We're not done.

The Zyklon-B pesticide granules took/take hours to complete the outgassing of their cyanide load. The storyline says that this same SS man on the roof, supposedly wearing a highly visible gas mask, withdrew the container up from the 'gas chambers' in just minutes. Remember, the Zyklon-B pesticide granules were allegedly dumped and lowered into the 'gas chambers'. And since we know that the Zyklon-B pesticide would have taken hours to finish releasing it's cyanide load we have a situation where anyone in the entire area would have been vulnerable to gassing.
Yes, the storyline also says that there were vents which were used to remove the gas, but then we are still in a situation where the entire area is vulnerable to cyanide. Not to mention that this certainly would have been noticed by the alleged waiting 2000 Jews. And where does this SS man in a gas mask put the outgassing Zyklon-B pesticide granules which he has supposedly withdrawn, which would be releasing cyanide for hours?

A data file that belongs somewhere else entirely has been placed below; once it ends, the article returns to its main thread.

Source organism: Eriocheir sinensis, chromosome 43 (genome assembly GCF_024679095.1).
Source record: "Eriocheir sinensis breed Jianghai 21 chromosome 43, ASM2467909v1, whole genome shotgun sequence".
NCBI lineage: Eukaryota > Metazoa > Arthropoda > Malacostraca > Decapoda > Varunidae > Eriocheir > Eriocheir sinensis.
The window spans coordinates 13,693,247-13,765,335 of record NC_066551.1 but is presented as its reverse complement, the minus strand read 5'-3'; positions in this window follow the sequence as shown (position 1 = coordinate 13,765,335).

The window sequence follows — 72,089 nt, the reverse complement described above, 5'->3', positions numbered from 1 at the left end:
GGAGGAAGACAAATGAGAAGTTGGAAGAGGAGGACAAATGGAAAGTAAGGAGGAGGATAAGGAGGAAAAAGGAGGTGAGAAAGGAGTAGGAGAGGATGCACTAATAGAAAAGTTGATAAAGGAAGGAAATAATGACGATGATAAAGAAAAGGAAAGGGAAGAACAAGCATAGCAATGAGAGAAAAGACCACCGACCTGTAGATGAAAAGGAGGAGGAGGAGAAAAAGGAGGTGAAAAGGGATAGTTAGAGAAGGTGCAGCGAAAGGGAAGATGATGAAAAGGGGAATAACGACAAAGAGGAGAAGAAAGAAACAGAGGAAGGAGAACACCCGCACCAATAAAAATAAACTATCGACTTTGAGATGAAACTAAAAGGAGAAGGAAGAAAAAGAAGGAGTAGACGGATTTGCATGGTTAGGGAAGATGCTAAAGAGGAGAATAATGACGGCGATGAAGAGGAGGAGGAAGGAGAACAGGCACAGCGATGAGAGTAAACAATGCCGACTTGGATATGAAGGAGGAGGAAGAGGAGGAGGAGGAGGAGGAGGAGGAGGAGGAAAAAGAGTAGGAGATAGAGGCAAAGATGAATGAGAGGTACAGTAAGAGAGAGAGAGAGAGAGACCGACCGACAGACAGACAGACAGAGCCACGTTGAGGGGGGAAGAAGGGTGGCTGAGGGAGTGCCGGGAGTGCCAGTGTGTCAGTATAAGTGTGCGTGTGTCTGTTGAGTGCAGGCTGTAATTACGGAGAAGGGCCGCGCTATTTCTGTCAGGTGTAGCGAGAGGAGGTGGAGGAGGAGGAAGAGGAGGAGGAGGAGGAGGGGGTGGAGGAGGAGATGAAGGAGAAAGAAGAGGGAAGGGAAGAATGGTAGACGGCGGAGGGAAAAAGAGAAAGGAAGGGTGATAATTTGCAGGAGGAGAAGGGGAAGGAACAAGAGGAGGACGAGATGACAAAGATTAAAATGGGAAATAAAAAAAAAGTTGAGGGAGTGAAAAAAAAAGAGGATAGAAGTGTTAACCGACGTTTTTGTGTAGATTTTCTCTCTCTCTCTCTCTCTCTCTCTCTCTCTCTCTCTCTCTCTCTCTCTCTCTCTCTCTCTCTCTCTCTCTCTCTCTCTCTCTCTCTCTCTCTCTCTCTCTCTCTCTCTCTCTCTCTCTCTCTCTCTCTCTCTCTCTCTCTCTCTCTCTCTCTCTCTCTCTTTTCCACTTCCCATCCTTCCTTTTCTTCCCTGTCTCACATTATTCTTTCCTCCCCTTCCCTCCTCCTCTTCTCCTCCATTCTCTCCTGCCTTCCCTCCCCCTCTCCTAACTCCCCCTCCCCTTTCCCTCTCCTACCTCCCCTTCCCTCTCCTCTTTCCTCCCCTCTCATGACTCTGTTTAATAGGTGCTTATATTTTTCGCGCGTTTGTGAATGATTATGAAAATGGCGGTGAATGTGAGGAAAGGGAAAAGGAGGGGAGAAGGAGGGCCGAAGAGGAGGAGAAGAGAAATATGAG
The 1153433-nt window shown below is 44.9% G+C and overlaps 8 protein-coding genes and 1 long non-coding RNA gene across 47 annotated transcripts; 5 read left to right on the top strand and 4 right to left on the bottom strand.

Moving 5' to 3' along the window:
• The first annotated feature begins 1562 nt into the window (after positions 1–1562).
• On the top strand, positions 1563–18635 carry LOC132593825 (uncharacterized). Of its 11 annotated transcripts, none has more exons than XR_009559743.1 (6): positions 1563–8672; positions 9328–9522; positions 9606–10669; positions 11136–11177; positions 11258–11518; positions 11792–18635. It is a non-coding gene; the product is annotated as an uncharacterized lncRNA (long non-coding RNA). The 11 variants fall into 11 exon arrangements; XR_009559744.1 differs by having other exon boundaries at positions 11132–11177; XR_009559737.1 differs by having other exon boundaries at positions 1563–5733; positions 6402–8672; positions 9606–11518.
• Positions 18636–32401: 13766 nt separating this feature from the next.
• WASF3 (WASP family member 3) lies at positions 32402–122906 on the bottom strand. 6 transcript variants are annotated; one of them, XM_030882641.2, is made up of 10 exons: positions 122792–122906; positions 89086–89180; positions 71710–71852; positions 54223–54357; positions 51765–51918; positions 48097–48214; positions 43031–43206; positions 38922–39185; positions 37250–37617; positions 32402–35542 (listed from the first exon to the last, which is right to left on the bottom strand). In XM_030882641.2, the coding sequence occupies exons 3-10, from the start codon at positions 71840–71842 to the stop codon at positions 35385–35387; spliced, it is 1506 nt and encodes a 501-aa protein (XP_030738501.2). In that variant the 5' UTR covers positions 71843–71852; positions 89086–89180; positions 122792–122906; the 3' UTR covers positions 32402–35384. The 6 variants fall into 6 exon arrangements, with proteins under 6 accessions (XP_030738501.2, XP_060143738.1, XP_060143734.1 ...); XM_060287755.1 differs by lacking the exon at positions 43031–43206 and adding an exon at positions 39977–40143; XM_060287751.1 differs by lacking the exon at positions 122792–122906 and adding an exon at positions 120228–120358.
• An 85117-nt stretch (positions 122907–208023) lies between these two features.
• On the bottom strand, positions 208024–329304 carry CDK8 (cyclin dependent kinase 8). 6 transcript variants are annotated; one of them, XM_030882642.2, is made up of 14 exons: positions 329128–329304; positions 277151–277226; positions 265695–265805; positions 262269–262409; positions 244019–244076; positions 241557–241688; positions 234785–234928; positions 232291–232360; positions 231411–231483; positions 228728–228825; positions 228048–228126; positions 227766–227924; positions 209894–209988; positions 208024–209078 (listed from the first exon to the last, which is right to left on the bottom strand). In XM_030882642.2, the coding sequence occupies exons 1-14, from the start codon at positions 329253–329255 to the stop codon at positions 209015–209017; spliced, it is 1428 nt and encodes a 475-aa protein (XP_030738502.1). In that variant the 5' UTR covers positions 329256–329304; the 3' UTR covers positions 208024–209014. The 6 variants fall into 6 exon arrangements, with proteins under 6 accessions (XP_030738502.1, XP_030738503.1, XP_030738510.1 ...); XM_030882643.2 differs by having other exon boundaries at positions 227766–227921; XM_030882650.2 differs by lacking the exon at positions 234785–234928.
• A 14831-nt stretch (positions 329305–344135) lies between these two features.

The entire, bizarre story is unsustainable with even the slightest scrutiny. It's no wonder why Jewish supremacists trot out senile, lying 'survivors' (who wouldn't have even survived if the tall tales were true) for emotional impact. No wonder that there are Thought Crime laws against examining this absurd process. 'House of cards' is an understatement.
and:
Hannover wrote:Image and analysis posted by ASMarques, read on.
Image
This is how the gas chambers at Auschwitz/Birkenau looked after a 'gassing'. Imagine trying to ventilate this in a just few minutes as is alleged. BTW, the vents were at the bottom of the facility.
ASMarques: